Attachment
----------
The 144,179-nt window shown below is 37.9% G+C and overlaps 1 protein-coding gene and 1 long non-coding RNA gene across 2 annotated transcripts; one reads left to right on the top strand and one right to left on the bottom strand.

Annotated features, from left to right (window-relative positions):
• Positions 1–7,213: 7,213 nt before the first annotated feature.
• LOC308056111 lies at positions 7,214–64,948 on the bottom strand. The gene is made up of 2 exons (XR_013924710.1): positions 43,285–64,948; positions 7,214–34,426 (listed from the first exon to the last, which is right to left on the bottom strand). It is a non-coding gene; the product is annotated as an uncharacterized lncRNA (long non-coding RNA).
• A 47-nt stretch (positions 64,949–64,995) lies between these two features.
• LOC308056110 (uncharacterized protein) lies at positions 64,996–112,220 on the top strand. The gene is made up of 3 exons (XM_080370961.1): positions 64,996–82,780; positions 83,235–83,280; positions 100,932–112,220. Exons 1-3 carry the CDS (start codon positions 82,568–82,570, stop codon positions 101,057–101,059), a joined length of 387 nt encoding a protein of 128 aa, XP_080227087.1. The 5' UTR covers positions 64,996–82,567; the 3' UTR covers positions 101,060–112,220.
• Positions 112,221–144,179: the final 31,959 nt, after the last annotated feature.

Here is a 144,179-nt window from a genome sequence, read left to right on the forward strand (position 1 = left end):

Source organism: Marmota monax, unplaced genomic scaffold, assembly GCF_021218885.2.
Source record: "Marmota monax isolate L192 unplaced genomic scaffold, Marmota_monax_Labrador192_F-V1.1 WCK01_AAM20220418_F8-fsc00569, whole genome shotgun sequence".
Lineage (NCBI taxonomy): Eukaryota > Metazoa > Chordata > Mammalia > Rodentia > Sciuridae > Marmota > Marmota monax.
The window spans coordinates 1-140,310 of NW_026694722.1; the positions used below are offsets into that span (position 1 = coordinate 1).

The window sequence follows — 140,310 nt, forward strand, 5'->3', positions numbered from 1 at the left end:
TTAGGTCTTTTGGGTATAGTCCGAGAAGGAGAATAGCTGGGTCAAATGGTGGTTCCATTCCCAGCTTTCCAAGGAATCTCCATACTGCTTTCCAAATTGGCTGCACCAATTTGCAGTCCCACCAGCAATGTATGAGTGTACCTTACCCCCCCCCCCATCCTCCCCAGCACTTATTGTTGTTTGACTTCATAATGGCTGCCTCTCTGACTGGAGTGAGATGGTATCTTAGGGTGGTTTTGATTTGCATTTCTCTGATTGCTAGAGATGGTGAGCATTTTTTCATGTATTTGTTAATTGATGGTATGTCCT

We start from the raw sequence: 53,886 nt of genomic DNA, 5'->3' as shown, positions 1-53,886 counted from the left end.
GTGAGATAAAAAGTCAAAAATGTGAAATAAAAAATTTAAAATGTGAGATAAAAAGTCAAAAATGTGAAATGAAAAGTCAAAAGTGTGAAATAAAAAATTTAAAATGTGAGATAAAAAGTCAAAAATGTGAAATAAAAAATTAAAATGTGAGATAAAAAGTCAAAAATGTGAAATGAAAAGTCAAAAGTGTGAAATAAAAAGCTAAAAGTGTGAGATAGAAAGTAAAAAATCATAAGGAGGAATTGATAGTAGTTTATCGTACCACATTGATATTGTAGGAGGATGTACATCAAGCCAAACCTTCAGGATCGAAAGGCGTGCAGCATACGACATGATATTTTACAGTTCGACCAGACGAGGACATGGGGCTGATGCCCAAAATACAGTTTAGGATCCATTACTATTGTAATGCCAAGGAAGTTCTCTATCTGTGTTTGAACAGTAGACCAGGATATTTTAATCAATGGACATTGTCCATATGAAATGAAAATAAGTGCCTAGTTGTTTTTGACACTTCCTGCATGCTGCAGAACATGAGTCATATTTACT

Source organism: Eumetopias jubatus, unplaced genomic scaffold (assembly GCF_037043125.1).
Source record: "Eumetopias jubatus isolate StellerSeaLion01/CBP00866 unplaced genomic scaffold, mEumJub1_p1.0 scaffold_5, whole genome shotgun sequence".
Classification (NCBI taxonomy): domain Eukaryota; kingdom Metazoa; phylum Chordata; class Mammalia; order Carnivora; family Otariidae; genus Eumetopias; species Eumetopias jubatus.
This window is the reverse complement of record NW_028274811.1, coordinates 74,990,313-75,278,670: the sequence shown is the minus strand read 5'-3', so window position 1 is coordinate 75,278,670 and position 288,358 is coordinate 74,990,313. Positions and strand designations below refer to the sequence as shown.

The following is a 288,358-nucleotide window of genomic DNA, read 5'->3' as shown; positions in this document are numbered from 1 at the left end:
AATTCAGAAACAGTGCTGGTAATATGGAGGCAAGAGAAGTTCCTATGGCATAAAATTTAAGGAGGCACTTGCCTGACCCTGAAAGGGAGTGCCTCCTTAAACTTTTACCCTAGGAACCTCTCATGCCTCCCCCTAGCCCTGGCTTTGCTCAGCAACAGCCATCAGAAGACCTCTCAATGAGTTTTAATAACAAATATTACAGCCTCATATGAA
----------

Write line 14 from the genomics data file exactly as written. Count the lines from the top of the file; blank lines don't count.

TTAGGTCTTTTGGGTATAGTCCGAGAAGGAGAATAGCTGGGTCAAATGGTGGTTCCATTCCCAGCTTTCCAAGGAATCTCCATACTGCTTTCCAAATTGGCTGCACCAATTTGCAGTCCCACCAGCAATGTATGAGTGTACCTTACCCCCCCCCCCATCCTCCCCAGCACTTATTGTTGTTTGACTTCATAATGGCTGCCTCTCTGACTGGAGTGAGATGGTATCTTAGGGTGGTTTTGATTTGCATTTCTCTGATTGCTAGAGATGGTGAGCATTTTTTCATGTATTTGTTAATTGATGGTATGTCCT